The ‘Subtropical Bubble’: Impacting Axarquia’s water crisis

Aquifer depletion sparks environmental alarm Image: Shutterstock/ Jesus Noguera photography

ECOLOGISTAS EN ACCIÓN (Ecologists in Action) has raised the alarm about the severe overexploitation of aquifers in the Axarquia region, labelling them as ‘almost extinct.’

The Importance of Aquifers

Aquifers are underground layers of permeable rock, soil, or gravel that can store water. These formations allow water to move through them and can be a vital source of groundwater. Aquifers act as natural reservoirs, holding water that has percolated down from the surface over time, often through precipitation or surface water bodies like rivers and lakes.

Rafael Yus’ Call to Action

Rafael Yus, the coordinator of the environmental group in Axarquía, emphasises the escalating water crisis, blaming the increase in irrigated land for exacerbating the longstanding issue of drought.

He sheds light on the transformation of the landscape over the decades, with native trees making way for tropical crops like avocados and mangoes. Despite becoming the leading producer of these fruits in the EU, the intensive water requirements for cultivation raise significant concerns, particularly as the Viñuela reservoir now sits at a mere 15 per cent of its capacity.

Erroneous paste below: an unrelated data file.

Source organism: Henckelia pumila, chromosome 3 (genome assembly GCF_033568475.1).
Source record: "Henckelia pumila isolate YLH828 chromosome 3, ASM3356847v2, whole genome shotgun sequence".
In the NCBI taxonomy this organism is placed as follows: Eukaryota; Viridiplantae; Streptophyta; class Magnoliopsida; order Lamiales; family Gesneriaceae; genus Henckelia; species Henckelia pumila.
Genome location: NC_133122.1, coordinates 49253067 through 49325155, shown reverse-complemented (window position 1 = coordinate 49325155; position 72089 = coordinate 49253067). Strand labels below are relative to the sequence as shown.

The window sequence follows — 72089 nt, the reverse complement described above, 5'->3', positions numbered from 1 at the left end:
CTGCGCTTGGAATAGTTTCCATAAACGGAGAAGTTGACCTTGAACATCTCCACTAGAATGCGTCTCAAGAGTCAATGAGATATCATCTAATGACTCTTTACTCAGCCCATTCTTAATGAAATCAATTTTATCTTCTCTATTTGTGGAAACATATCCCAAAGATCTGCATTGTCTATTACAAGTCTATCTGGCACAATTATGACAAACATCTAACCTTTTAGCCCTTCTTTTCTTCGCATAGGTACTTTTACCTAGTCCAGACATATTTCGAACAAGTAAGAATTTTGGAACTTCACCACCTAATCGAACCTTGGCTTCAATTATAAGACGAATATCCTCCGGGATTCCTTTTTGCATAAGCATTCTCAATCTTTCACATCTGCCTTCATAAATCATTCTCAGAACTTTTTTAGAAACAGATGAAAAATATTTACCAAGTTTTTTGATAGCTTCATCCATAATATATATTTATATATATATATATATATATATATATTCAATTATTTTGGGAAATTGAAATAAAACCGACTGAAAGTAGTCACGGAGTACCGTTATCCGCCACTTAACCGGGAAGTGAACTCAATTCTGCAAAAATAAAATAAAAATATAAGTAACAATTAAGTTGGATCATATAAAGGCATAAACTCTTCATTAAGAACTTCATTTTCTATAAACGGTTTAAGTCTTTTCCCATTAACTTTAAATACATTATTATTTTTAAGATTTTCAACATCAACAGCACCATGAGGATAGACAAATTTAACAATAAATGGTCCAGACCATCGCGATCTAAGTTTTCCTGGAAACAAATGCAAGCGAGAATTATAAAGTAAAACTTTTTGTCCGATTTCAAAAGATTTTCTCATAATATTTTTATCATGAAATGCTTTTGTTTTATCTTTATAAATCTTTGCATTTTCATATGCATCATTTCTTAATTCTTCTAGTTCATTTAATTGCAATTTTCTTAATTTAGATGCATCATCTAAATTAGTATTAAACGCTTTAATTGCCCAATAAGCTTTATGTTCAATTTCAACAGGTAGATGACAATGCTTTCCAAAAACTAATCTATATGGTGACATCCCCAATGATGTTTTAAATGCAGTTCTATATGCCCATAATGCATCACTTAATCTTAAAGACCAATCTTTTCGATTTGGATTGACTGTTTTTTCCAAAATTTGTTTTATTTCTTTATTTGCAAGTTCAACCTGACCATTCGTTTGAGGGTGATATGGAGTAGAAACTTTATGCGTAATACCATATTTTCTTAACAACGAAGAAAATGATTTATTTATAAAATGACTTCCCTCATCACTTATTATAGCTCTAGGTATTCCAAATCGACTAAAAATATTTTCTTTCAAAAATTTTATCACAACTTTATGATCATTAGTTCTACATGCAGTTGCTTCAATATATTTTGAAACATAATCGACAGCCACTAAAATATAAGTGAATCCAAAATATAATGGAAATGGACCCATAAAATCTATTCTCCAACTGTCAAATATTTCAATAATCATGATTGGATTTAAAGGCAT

Axarquia’s Water Crossroads: What Lies Ahead

Yus expresses deep concern over the unsustainable growth, dubbing it the ‘subtropical bubble.’ He underscores the urgency for the Junta de Andalucía to intervene, urging a halt to further cultivation expansion and the implementation of sustainable practices to avert the looming water catastrophe.

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Written by

Catherine McGeer

I am an Irish writer who has been living in Spain for the past twenty years. My writing centers around the Costa Cálida. As a mother I also write about family life on the coast of Spain and every now and then I try to break down the world of Spanish politics!